Grapes (60)
Bamboo Skewers or Lollipop Sticks (50)
Parsley 
Cookie Cutters
Melon Baller
Knife
1/2 Bag Candy Melts (optional)
Small amount of Sprinkles (optional) 


Step 2. After you have cleaned your grapes, put the skewer into the stem end of the grape and push it through.


You can put 5 or 6 grapes on each skewer. I like grapes, so I usually use 9 or 10 grapes. You may want to put them on by size with the largest grape at the bottom and smallest grape at top. I don't bother with putting them in any particular order. Make sure that you do not push the skewer all the way through the top grape.


I wasn't certain how many skewers I was going to use, so I made 8 grape skewers. In the end, I only used 6 of them for the bouquet. Once you are done, put them in the refrigerator to chill.


Step 3. Cut your pineapple into slices. Do not core the pineapple first. Ideally, the slices should be about 3/4" thick. I am not good at cutting straight, so I just cut and hope that one side does not end up super thick and the other side ends up super thin.


Center your cookie cutter on the pineapple slice and push it through. Metal cookie cutters make a cleaner cut, but you can also use a plastic cookie cutter.



Put the cut outs on a plate and put them in the refrigerator to chill.



Step 4. Cut your cantaloupe in half and scoop out the seeds. Using a melon baller, make the same number of balls as the number of flowers that you make. They do not need to be perfect, you are only going to use half of the ball. I usually make extra in case I mess one up.



Cut the balls in half. Put these in the refrigerator to chill.

Step 5. Clean your strawberries. You can either leave the leaves on or take them off. I like to take them off. Put them in the refrigerator to chill. You can put them on skewers at this point or wait until later.


Step 6. This is optional. If you do not want candy-coated fruit, then you can skip this step.


I made candy-coated strawberries, but you can use any fruit. Once the fruit is clean, blot it dry with a paper towel.



Once it is dry, put a skewer into the bottom. Make sure not to push it all the way through.


Prepare the candy coating according to the directions on the package. Once the coating is melted, take a spoon and pour the coating over the fruit being sure to turn the fruit as you go to make sure it is covered evenly.


If you are going to use sprinkles, take a spoon and dump the sprinkles over the top. Work fast during this step because the coating dries quickly.





Keep the candy coated fruit upright until the coating is completely hardened. They do sell cake pop holders for this purpose or you can put the skewers into a sheet of styrofoam. I just stick them into an old colander or into the holes on the strawberry container. Put them into the refrigerator to harden and chill.


Step 7. Cut your head of lettuce to roughly fill the container. You want it to be slightly higher than the top of the container. The lettuce will be what you stick the skewers into. 



Step 8. Start assembling your bouquet. I usually start with the grapes. Just push the skewers into the lettuce.



Put the grapes in whatever formation you want. Don't worry, if you decide you don't like the position, you can always move it. If the skewers are too long for a certain location, just break the end of the skewer off to a size that works better.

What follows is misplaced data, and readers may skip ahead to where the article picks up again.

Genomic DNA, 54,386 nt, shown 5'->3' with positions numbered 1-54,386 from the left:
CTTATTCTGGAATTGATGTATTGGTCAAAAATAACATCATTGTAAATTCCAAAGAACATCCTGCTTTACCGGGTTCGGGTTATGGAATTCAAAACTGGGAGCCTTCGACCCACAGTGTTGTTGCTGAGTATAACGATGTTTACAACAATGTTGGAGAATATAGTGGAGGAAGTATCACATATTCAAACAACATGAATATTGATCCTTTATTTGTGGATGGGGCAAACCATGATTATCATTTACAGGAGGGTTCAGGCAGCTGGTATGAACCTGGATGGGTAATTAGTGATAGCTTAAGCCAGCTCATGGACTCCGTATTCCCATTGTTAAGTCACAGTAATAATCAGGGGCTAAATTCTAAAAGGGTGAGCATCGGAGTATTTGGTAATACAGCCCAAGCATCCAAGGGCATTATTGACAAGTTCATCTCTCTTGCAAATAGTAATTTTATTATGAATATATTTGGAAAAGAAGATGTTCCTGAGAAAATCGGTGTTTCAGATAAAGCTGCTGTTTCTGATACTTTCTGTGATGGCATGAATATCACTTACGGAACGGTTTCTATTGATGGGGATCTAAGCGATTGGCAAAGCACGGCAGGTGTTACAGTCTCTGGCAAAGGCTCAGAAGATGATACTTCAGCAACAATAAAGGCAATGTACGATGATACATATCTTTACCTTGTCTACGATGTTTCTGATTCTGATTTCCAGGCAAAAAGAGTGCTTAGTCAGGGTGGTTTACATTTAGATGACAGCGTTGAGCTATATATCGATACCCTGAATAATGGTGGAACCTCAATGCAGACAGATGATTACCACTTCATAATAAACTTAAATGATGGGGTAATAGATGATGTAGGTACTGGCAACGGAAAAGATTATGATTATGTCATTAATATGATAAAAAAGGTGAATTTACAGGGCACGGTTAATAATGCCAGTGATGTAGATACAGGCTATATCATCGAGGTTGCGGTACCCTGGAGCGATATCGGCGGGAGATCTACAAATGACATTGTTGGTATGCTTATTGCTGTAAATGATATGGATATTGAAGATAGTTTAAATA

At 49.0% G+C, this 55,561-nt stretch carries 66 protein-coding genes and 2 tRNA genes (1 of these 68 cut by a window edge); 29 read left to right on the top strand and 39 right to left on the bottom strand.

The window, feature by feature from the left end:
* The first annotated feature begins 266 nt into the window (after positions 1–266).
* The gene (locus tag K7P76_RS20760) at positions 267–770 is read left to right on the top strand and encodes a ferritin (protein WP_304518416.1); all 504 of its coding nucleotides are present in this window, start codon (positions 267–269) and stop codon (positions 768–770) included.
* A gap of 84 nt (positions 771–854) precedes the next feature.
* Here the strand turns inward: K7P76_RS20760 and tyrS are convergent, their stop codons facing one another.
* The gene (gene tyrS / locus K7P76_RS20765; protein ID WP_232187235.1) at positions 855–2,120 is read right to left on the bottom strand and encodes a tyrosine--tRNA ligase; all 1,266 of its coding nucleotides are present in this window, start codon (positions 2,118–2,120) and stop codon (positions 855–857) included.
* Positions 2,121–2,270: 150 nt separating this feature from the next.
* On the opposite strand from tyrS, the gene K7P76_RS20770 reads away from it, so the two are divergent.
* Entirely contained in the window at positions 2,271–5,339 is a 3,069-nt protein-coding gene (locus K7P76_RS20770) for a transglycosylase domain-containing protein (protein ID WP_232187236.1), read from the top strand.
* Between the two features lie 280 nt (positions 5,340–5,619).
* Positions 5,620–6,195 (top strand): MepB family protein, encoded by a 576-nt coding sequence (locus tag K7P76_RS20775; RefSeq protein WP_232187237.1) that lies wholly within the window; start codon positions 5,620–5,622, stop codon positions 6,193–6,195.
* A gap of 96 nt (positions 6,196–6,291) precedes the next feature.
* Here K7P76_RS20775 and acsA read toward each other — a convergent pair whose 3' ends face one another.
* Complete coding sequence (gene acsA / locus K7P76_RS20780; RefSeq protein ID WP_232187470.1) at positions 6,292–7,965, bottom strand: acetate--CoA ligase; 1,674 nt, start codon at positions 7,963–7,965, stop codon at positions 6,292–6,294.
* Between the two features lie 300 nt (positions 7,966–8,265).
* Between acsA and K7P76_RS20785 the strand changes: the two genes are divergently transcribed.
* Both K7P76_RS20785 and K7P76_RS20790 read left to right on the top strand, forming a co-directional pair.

Step 9. Make the daisies. Take your pineapple flower shapes and push the skewer through the center core.


Take one of your cantaloupe half balls and put the skewer into the cantaloupe. Be sure not to push it through the top of the ball.


Put your daisies into your bouquet. Again, break the skewers to whatever length that you need to get the arrangement that you want.



Step 10. Add your strawberries. I like to add any candy coated one's first.


At this point, it will get increasingly difficult to put the skewers in without moving the other fruit. To make this easier, I usually don't put the strawberries on skewers prior to putting the skewer into the arrangement. I put empty skewers in where ever I want the strawberries to be.


Once the skewers are in position, I pierce the strawberries. If you see empty gaps, you can put a couple strawberries on one skewer. I continue to place the strawberries until I run out of fruit or space.


Step 11. Take the parsley and use it to cover the sticks or any gaps. 


Step 12. Enjoy your Edible Fruit Flower Bouquet!

Here are a few extra tips that I have learned over the years.
  • You can use almost any kind of container, just make sure that it does not have anything on it that could be harmful. I usually just buy something from the dollar store. This container was plastic, but if you use a cardboard container or something with holes in the bottom, line the container with plastic wrap or a sandwich bag or something like that. The plastic will prevent any fruit juices from leaking through the container.
  • You can try other things in the base besides lettuce to stick the skewers into. In the past, I've tried play-doh and floral styrofoam, but I think lettuce works the best.
  • This arrangement was about 12" high. If you want to use less fruit but have a similar sized container, an easy way to accomplish this is to make it shorter. 
  • If you are using the candy coating, make small batches of the coating instead of the entire package. The coating dries very quickly, so unless you work super fast, multiple small batches work better than one big batch.
  • If you are having problems with the candy coating sliding off the fruit, your fruit is probably too wet. Make sure that you blot it dry prior to putting the coating on it.
  • If your fruit slides down the skewer, try putting a raisin or mini-marshmallow on the skewer prior to the fruit to hold it up. 
  • Any fruit can be used. Just think of creative ways to use them.
  • Don't limit yourself to just flower-shaped cookie cutters. Try stars, hearts, ghosts, anything that fits your situation or holiday.
  • There is not a right or wrong way to make these. Be creative and have fun! They don't need to be perfect.
  • These can be made by people of any age. It's a good activity for kids and they like to eat the fun shapes. 
This is an arrangement that I made with my 11 year old Little Sister with the Big Brothers Big Sisters program. This was at a Halloween event, so we used cat, ghost, and bat cookie cutters. We also used cantaloupe and honey dew slices around the base of the arrangement.


This is an arrangement that my niece made. She was 7 years old at the time and she did a great job! Proof that any age and ability can make these!